I met some great and lovely journos, devs and people this year, but some of the press side seemed especially cynical of the whole event and games in general. Back when I did it proper, Games Writing was lowly paid and highly competitive, a situation that has become worse. I can’t help but be a bit saddened over hearing folk seeing PR as their only way ‘out’, but that’s not too different to 5 years ago looking back on it. Still, when I’m job hunting myself and games continue to seem a fun thing to cover, it’s a mood killer seeing people in fortunate jobs feeling trapped there or that they can’t go on to other fun things due to the pressures of getting older.

Speaking of press at these events it feels weird to see barely any Print Journos about any more. Instead, there’s swathes of Youtubers pointing cameras whilst rollicking around the show floor that don’t interact with the traditional/online press in any form. It’s as though the Press side has a disparaging view of this medium and shuns them as unprofessional, whilst the Youtube side are either ignorant of the role of press or equally dismissive of them in turn as an outdated/’corrupt’ old guard. I’m just talking out of my arse here really.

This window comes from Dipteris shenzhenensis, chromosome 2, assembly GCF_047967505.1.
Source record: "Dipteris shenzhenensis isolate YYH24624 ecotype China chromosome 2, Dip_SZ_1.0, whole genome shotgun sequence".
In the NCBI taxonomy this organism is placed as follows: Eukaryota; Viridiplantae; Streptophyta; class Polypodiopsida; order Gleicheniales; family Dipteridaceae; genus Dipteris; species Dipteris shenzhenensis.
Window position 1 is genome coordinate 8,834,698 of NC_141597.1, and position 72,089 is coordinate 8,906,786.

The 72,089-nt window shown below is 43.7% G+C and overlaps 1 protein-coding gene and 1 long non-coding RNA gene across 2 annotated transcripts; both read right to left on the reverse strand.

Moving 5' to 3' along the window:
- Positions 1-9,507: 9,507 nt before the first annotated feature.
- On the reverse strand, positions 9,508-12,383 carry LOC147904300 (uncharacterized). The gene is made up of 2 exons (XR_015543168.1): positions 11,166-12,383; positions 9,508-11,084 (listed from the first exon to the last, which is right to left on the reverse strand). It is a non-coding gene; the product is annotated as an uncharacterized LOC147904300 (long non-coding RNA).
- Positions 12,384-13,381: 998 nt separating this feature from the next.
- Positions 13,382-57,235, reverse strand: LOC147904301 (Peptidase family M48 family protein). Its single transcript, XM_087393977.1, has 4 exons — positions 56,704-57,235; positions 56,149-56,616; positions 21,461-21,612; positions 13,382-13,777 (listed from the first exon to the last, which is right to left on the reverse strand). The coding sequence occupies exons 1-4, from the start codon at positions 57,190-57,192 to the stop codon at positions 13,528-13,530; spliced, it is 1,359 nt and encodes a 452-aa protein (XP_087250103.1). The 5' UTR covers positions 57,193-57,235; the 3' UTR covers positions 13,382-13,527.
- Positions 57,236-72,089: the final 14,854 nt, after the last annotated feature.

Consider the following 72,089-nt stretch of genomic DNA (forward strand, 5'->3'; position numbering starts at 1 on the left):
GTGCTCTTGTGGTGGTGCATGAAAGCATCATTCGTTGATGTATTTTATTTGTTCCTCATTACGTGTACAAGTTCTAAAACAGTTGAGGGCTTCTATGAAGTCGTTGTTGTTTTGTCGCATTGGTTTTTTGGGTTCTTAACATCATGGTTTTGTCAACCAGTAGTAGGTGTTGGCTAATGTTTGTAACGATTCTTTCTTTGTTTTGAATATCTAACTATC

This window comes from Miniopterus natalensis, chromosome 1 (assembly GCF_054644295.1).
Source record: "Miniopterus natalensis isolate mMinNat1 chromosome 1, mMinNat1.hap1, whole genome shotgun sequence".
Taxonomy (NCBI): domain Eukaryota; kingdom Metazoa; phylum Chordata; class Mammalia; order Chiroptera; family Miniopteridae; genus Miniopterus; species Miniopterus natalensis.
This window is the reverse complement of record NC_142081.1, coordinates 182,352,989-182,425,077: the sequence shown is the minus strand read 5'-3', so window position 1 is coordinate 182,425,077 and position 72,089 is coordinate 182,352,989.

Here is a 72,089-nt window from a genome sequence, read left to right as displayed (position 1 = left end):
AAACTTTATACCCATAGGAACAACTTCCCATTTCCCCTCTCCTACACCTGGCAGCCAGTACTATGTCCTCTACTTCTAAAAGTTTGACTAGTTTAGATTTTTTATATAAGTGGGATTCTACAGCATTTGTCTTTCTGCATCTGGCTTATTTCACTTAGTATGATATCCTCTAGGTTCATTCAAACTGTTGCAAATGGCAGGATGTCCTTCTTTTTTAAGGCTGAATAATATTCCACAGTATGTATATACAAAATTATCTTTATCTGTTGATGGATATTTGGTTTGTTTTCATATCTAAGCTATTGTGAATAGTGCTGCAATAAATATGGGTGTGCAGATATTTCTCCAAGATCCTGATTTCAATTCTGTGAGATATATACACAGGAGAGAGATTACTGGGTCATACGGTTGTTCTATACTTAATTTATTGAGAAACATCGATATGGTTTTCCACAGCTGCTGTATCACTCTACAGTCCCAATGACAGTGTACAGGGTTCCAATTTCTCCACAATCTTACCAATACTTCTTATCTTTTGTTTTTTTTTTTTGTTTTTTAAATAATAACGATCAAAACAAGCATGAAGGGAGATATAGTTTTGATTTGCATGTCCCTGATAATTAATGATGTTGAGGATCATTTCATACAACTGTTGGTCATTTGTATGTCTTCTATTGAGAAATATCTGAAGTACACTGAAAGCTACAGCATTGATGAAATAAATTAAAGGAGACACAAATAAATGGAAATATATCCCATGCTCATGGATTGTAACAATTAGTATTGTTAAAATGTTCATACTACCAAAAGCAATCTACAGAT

All the VR stuff looked really exciting but I couldn’t be fucked with queuing or signing up to an appointment, and a show floor felt the wrong place to  fumble about in so it’ll be a mystery unchecked for now. I will say though that for Expos, the wet-wipeability of the HTC Vive and Playstation VR are a big plus compared to the fabric fitting of the Rift. 250+ people’s sweat all mingled together, a nice little sponge for your forehead.